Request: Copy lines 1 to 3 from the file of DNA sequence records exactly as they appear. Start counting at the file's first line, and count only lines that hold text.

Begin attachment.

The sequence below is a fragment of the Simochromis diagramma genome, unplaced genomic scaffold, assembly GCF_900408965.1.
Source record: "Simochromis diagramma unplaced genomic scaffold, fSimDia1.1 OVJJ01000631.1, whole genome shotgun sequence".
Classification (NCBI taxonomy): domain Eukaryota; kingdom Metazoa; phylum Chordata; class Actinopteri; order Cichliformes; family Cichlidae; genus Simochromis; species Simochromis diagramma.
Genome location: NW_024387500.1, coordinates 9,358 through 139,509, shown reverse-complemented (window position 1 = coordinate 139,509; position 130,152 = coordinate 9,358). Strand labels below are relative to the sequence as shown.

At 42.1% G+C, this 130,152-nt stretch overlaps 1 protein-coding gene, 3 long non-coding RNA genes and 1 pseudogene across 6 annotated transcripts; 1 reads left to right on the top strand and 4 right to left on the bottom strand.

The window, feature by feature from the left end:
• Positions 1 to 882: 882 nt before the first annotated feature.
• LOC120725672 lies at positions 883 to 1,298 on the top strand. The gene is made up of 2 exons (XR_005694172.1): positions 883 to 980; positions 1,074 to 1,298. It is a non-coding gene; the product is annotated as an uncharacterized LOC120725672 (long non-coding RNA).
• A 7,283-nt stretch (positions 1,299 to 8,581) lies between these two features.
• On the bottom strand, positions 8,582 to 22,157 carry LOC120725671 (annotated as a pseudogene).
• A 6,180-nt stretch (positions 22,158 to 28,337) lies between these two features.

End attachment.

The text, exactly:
The sequence below is a fragment of the Simochromis diagramma genome, unplaced genomic scaffold, assembly GCF_900408965.1.
Source record: "Simochromis diagramma unplaced genomic scaffold, fSimDia1.1 OVJJ01000631.1, whole genome shotgun sequence".
Classification (NCBI taxonomy): domain Eukaryota; kingdom Metazoa; phylum Chordata; class Actinopteri; order Cichliformes; family Cichlidae; genus Simochromis; species Simochromis diagramma.